A “best” friend should inspire and challenge you.
Most successful people surround themselves with a band of brothers and sisters who push them to reach shared goals: “Iron sharpens iron, so one man sharpens another” (Proverbs 27: 17).
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“Strong social relationships support mental health, and that ties into better immune function, reduced stress, and less cardiovascular activation,” said Debra Umberson, a sociologist at the University of Texas, Austin, to Time magazine in 2015.
Clearly human friendships are healthy and necessary — but are they enough?
I discovered with one of my good friends while I was growing up, a friend I’ll call Brian, that friendship with Jesus Christ is a totally different kind of friendship — offering multiple and meaningful advantages.
I asked my friend to elaborate on what a friendship with Christ adds to a mere human friendship.
“Friendship with Christ can seem to be an odd thing,” he told me. “How can one be friends with Christ? One way to approach the question is to examine human friendships. One of my good friends shared with me a way to determine if someone was a friend — or merely an acquaintance. He said to pay attention to the conversation when the person calls. A friend will call simply to catch up; acquaintances call because they want something. They may catch up for 20 or 30 minutes or longer, but in the end, they get around to the real purpose of the call — they need something from you.”
My friend Brian added, “True friendships are not like that. They are rare for many reasons. One is because our interests are so varied. Finding someone who shares most or all of our interests is difficult to do. But perhaps the main reason is we fear removing our masks and sharing our innermost thoughts with one another.”
“I have one friend in this world with whom I am able to share all aspects of my life — faith, spousal relationship, child-rearing challenges, work successes and failures, musical preferences, sports interests, book favorites, food and wine favorites, etc.,” he went on. “And I am very thankful for it.”
He went on: “Friendship with Christ is like that, but more. He is not someone we just go to when we need something. Then He would just be an acquaintance. He is someone we can share any and every thing with, all without fear of being laughed at or disparaged or misunderstood.”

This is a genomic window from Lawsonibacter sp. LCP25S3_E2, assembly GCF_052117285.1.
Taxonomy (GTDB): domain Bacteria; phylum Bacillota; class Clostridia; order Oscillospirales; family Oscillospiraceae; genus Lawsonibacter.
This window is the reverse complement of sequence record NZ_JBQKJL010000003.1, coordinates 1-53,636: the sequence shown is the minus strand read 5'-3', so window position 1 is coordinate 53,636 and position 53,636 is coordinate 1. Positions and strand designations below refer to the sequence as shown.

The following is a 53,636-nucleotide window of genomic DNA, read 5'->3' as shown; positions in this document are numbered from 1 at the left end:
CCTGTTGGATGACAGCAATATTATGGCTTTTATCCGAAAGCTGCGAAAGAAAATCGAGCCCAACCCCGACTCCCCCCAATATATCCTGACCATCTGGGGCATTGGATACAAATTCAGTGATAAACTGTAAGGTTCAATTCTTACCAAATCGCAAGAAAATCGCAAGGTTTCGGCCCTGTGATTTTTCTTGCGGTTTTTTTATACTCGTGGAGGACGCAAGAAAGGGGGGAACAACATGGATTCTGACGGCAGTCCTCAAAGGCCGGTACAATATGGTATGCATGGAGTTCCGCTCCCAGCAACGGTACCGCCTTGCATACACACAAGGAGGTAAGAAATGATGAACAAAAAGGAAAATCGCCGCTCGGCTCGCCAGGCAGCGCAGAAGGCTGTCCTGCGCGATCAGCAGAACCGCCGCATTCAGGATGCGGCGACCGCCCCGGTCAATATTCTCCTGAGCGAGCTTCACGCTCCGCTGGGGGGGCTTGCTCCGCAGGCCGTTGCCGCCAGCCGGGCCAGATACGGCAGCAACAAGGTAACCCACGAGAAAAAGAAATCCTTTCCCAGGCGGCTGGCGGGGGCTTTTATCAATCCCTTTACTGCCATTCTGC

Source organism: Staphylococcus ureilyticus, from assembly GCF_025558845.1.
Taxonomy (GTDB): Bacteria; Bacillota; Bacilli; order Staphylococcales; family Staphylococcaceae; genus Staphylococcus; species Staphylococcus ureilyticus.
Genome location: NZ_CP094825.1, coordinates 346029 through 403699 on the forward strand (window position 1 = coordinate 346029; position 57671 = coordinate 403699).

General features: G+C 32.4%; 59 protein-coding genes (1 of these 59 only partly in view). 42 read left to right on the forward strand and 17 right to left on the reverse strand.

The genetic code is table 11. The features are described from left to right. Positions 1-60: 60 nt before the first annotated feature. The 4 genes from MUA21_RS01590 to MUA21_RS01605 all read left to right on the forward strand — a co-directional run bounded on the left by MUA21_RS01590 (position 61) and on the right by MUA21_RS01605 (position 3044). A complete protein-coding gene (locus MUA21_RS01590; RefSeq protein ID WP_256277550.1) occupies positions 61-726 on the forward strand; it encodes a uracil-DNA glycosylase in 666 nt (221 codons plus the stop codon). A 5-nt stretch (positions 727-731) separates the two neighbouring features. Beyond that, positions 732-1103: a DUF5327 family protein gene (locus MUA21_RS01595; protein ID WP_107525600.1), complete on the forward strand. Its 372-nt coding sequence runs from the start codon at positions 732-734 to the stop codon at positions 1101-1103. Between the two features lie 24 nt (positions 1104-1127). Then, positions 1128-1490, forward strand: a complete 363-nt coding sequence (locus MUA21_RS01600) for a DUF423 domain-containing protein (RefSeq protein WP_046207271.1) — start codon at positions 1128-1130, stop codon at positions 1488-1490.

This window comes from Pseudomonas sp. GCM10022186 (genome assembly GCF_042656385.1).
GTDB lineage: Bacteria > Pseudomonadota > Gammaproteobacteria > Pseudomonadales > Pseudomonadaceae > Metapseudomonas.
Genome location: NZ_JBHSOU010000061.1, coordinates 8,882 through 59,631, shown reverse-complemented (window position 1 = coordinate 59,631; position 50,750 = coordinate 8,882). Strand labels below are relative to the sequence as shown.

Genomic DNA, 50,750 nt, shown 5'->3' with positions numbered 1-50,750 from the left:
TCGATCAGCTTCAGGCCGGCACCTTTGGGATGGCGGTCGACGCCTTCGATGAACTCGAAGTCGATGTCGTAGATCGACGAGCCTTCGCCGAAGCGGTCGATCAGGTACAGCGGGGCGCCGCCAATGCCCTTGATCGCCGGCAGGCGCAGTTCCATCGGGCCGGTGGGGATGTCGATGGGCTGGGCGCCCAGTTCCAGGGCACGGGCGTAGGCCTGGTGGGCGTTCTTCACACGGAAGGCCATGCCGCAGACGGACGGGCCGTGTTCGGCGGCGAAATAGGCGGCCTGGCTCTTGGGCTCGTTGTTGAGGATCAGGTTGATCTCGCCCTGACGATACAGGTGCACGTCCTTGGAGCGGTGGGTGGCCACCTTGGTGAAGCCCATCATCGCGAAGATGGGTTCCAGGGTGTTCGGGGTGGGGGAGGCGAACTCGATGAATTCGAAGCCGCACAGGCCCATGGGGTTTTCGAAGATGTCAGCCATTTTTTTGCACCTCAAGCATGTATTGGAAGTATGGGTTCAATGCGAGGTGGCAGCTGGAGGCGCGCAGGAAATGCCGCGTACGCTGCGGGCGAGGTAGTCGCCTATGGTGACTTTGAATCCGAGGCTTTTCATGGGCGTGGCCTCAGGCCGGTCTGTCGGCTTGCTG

“Most importantly, friendship with Christ makes us more like Him. We all imitate those around us. That is simply how we were made. Spending time with Christ — reading the Gospel, visiting Him in the Eucharist physically or spiritually, looking for and seeing Him in others — makes us more like Him, and that makes us happy.”
“Being made in the image and likeness of God means, among many things, that we are made for communion with others, that we are not meant to be alone. Human friendships bring us great joy. Because they are human, however, they will break at some time. And then we have to decide if expending the effort to repair the break is worth it. But Christ will never break His friendship with us. He will never fail us, will never let us down. We may break that friendship and think it cannot be repaired. But He can (and did) fix anything. He will be always knocking at the door of our heart — wanting us to open it so He can come and be with us, and we can start anew.”
Is Christ your “best friend”?
Do you make time for Him in your daily schedule?
We all have access to this tremendous gift, but Jesus needs to see that you “want” it.
Only Christ can meet your deepest and innermost needs, and this is the only friendship, if it is sincere and genuine, that is guaranteed to continue into eternity.
Fr. Michael Sliney, LC, is a Catholic priest who has advised the Lumen Institute, an association of business and cultural leaders, in New York City.